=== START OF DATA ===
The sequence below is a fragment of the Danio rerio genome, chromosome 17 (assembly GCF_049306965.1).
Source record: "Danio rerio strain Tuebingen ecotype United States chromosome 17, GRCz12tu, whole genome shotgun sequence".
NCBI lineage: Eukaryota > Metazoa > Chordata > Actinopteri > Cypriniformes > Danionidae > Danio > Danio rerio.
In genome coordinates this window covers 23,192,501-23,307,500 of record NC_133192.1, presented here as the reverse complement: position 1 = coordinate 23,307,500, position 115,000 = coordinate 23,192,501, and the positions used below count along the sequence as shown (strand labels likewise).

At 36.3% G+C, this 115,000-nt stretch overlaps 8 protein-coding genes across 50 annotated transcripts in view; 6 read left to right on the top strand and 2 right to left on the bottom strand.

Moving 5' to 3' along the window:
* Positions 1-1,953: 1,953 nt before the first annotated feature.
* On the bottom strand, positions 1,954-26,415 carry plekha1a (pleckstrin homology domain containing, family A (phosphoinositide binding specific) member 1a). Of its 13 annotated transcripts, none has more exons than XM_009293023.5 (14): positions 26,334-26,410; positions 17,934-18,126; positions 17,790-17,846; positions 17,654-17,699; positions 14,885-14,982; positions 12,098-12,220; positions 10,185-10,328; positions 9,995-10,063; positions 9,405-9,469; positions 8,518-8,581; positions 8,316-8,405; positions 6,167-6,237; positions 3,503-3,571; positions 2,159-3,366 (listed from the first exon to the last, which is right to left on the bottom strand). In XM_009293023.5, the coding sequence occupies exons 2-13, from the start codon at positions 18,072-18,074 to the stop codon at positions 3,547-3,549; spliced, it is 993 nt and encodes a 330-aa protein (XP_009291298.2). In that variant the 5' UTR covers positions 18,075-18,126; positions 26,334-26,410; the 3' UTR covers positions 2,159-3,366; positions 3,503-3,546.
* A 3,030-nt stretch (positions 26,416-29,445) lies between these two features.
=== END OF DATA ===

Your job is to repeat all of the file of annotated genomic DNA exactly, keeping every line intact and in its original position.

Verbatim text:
The sequence below is a fragment of the Danio rerio genome, chromosome 17 (assembly GCF_049306965.1).
Source record: "Danio rerio strain Tuebingen ecotype United States chromosome 17, GRCz12tu, whole genome shotgun sequence".
NCBI lineage: Eukaryota > Metazoa > Chordata > Actinopteri > Cypriniformes > Danionidae > Danio > Danio rerio.
In genome coordinates this window covers 23,192,501-23,307,500 of record NC_133192.1, presented here as the reverse complement: position 1 = coordinate 23,307,500, position 115,000 = coordinate 23,192,501, and the positions used below count along the sequence as shown (strand labels likewise).

At 36.3% G+C, this 115,000-nt stretch overlaps 8 protein-coding genes across 50 annotated transcripts in view; 6 read left to right on the top strand and 2 right to left on the bottom strand.

Moving 5' to 3' along the window:
* Positions 1-1,953: 1,953 nt before the first annotated feature.
* On the bottom strand, positions 1,954-26,415 carry plekha1a (pleckstrin homology domain containing, family A (phosphoinositide binding specific) member 1a). Of its 13 annotated transcripts, none has more exons than XM_009293023.5 (14): positions 26,334-26,410; positions 17,934-18,126; positions 17,790-17,846; positions 17,654-17,699; positions 14,885-14,982; positions 12,098-12,220; positions 10,185-10,328; positions 9,995-10,063; positions 9,405-9,469; positions 8,518-8,581; positions 8,316-8,405; positions 6,167-6,237; positions 3,503-3,571; positions 2,159-3,366 (listed from the first exon to the last, which is right to left on the bottom strand). In XM_009293023.5, the coding sequence occupies exons 2-13, from the start codon at positions 18,072-18,074 to the stop codon at positions 3,547-3,549; spliced, it is 993 nt and encodes a 330-aa protein (XP_009291298.2). In that variant the 5' UTR covers positions 18,075-18,126; positions 26,334-26,410; the 3' UTR covers positions 2,159-3,366; positions 3,503-3,546.
* A 3,030-nt stretch (positions 26,416-29,445) lies between these two features.